- The Washington Times - Thursday, November 17, 2005

An economic consultant yesterday said a Senate proposal for a $140 billion trust fund to compensate asbestos victims is inadequate.

The fund might need $300 billion to $695 billion over 50 years to cover the claims of workers suffering lung cancer or other illnesses caused by asbestos, according to a private study done by Bates White LLC, an economic consulting group.

“I did not expect to find this result when I started this,” Charles E. Bates, the consulting group’s president, told the Senate Judiciary Committee yesterday. His firm was hired by a nonprofit public-policy group.

The proposed fund, which the Senate Judiciary Committee approved May 26, would end litigation that has forced 77 companies, such as Columbia, Md., chemical maker W.R. Grace & Co. and USG Corp., the world’s largest wallboard maker, into bankruptcy. It would create a trust fund to pay victims of diseases such as cancer up to $1.1 million if they can prove asbestos caused the illness.

The money would be contributed by corporations that are liable for asbestos exposure. The federal government would administer the fund.

Sen. Arlen Specter, Pennsylvania Republican, said the Bates White study was “grossly in variance” with other studies that show the cost in the $140 billion range.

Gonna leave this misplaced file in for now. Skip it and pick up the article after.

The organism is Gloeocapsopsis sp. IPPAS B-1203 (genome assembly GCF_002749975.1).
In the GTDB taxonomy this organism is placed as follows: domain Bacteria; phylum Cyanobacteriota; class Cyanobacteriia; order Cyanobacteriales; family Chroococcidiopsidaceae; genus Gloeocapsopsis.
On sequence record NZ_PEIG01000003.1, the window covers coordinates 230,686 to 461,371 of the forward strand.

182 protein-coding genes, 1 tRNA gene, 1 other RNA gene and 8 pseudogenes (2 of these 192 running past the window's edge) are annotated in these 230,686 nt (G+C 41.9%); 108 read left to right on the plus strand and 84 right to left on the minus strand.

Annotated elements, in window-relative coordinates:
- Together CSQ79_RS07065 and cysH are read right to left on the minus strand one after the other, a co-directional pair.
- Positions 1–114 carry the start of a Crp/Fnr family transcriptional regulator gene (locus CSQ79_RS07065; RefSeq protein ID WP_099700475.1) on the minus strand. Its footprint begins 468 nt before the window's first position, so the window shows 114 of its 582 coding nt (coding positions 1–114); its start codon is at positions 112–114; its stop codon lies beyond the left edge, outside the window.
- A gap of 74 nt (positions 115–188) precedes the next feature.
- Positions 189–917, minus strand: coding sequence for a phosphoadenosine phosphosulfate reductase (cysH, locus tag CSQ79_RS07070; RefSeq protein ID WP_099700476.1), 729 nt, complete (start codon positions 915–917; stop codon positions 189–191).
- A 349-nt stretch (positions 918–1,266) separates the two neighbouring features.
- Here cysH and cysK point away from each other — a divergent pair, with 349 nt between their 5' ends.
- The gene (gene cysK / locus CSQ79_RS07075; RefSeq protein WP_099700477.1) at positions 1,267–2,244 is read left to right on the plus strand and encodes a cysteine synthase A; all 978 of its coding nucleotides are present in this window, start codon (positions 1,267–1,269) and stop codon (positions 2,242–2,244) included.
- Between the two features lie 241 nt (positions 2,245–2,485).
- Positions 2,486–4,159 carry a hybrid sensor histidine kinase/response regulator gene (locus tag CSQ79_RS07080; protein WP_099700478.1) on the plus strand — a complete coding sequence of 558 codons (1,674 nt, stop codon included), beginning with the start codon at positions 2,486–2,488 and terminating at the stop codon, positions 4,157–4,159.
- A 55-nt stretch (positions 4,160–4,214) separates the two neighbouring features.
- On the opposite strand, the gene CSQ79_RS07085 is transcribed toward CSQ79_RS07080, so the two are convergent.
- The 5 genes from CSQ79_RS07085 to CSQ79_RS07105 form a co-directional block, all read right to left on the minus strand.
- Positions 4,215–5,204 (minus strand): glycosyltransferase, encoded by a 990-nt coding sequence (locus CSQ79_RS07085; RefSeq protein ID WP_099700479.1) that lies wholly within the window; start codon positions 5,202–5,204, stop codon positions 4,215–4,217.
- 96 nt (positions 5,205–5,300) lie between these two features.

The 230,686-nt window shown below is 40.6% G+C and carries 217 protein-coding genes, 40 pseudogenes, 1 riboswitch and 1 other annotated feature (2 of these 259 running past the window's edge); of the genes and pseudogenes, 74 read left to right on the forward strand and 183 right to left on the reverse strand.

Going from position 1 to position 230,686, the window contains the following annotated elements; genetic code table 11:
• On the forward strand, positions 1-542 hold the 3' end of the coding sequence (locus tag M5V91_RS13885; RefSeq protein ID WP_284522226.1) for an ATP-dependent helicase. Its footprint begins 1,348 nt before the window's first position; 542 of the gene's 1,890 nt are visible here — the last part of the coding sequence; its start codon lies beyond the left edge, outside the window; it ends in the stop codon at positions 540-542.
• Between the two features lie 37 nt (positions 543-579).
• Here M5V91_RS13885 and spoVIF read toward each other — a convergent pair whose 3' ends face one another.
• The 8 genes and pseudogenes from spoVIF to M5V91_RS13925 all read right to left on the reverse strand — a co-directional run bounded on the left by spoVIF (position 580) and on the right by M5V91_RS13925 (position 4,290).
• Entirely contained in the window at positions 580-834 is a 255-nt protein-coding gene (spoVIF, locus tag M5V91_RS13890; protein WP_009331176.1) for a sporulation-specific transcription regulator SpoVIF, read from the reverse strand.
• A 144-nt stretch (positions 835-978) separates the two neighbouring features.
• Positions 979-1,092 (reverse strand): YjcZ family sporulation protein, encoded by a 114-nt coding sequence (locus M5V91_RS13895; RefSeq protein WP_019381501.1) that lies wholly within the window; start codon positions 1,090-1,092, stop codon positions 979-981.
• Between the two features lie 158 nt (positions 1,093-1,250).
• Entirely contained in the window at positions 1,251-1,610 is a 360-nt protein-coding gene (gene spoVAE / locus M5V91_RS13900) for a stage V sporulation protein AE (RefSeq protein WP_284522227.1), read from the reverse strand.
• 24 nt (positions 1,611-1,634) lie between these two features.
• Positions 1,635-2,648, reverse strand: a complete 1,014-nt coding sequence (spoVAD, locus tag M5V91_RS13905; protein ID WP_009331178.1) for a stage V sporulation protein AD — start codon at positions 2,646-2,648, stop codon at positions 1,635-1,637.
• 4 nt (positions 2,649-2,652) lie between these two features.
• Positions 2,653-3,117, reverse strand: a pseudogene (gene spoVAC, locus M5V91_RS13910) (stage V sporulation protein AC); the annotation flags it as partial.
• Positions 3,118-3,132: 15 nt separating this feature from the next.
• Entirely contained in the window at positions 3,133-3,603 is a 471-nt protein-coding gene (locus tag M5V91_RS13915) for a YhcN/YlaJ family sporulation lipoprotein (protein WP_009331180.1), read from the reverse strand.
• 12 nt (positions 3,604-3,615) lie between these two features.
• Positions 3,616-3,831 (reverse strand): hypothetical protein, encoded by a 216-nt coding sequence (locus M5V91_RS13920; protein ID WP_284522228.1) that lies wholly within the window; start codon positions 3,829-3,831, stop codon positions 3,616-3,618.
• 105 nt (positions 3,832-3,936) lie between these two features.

Economists also questioned the accuracy of the study.

“Their analysis overestimates the at-risk population,” said Denise Martin, vice president of National Economic Research Associates Inc.

Potential asbestos claimants under the Bates White study include taxi drivers, beauticians and barbers, she said.

The other studies assume that valid claimants, such as pipe fitters and shipbuilders, were routinely exposed to asbestos.

Congressional approval requires an accurate estimate of the amount of money needed for the trust fund, Senate Judiciary Committee members said.

The $140 billion figure used in the proposed Fairness in Asbestos Injury Resolution Act was developed by Senate staff members.

A Congressional Budget Office study estimated the fund’s needs at $120 billion to $150 billion.

Other private studies, except for the Bates White study, reached estimates similar to the government’s.

Majority Leader Bill Frist said the trust fund would be the Senate’s top priority next year.

“The Senate will finally resolve the asbestos litigation crisis,” said Mr. Frist, a Tennessee Republican, in a Senate floor speech. “The day has come for us to fix it.”

The bill has strong support among Democrats but has divided Senate Republicans. The Senate Judiciary Committee approved the bill 13-5.

Republican opponents, Sens. John Cornyn of Texas and Jon Kyl of Arizona, say the criteria for compensation of some victims are too generous. They expressed concern that too many cases would be allowed to return to the court system if the fund fails to pay claims on time.

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